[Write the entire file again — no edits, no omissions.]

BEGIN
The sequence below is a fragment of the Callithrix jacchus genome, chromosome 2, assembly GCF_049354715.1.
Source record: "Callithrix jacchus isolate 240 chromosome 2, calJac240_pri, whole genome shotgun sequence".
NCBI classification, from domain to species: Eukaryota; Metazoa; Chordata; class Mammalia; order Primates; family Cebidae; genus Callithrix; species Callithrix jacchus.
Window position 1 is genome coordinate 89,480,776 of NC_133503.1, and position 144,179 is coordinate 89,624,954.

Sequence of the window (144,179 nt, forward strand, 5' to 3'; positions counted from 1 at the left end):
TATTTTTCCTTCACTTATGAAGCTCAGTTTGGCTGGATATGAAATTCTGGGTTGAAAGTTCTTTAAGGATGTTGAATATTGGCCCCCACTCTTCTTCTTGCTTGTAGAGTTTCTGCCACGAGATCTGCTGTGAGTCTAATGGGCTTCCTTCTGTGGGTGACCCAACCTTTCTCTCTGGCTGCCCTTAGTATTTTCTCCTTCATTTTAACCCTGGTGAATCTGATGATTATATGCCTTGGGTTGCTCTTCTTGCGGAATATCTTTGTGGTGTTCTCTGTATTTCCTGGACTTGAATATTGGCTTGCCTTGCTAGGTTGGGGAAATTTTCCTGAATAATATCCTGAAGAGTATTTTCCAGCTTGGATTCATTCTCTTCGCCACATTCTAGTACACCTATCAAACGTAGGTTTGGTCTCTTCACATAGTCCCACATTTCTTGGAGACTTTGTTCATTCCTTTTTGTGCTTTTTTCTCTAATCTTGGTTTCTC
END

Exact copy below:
The sequence below is a fragment of the Callithrix jacchus genome, chromosome 2, assembly GCF_049354715.1.
Source record: "Callithrix jacchus isolate 240 chromosome 2, calJac240_pri, whole genome shotgun sequence".
NCBI classification, from domain to species: Eukaryota; Metazoa; Chordata; class Mammalia; order Primates; family Cebidae; genus Callithrix; species Callithrix jacchus.
Window position 1 is genome coordinate 89,480,776 of NC_133503.1, and position 144,179 is coordinate 89,624,954.

Sequence of the window (144,179 nt, forward strand, 5' to 3'; positions counted from 1 at the left end):
TATTTTTCCTTCACTTATGAAGCTCAGTTTGGCTGGATATGAAATTCTGGGTTGAAAGTTCTTTAAGGATGTTGAATATTGGCCCCCACTCTTCTTCTTGCTTGTAGAGTTTCTGCCACGAGATCTGCTGTGAGTCTAATGGGCTTCCTTCTGTGGGTGACCCAACCTTTCTCTCTGGCTGCCCTTAGTATTTTCTCCTTCATTTTAACCCTGGTGAATCTGATGATTATATGCCTTGGGTTGCTCTTCTTGCGGAATATCTTTGTGGTGTTCTCTGTATTTCCTGGACTTGAATATTGGCTTGCCTTGCTAGGTTGGGGAAATTTTCCTGAATAATATCCTGAAGAGTATTTTCCAGCTTGGATTCATTCTCTTCGCCACATTCTAGTACACCTATCAAACGTAGGTTTGGTCTCTTCACATAGTCCCACATTTCTTGGAGACTTTGTTCATTCCTTTTTGTGCTTTTTTCTCTAATCTTGGTTTCTC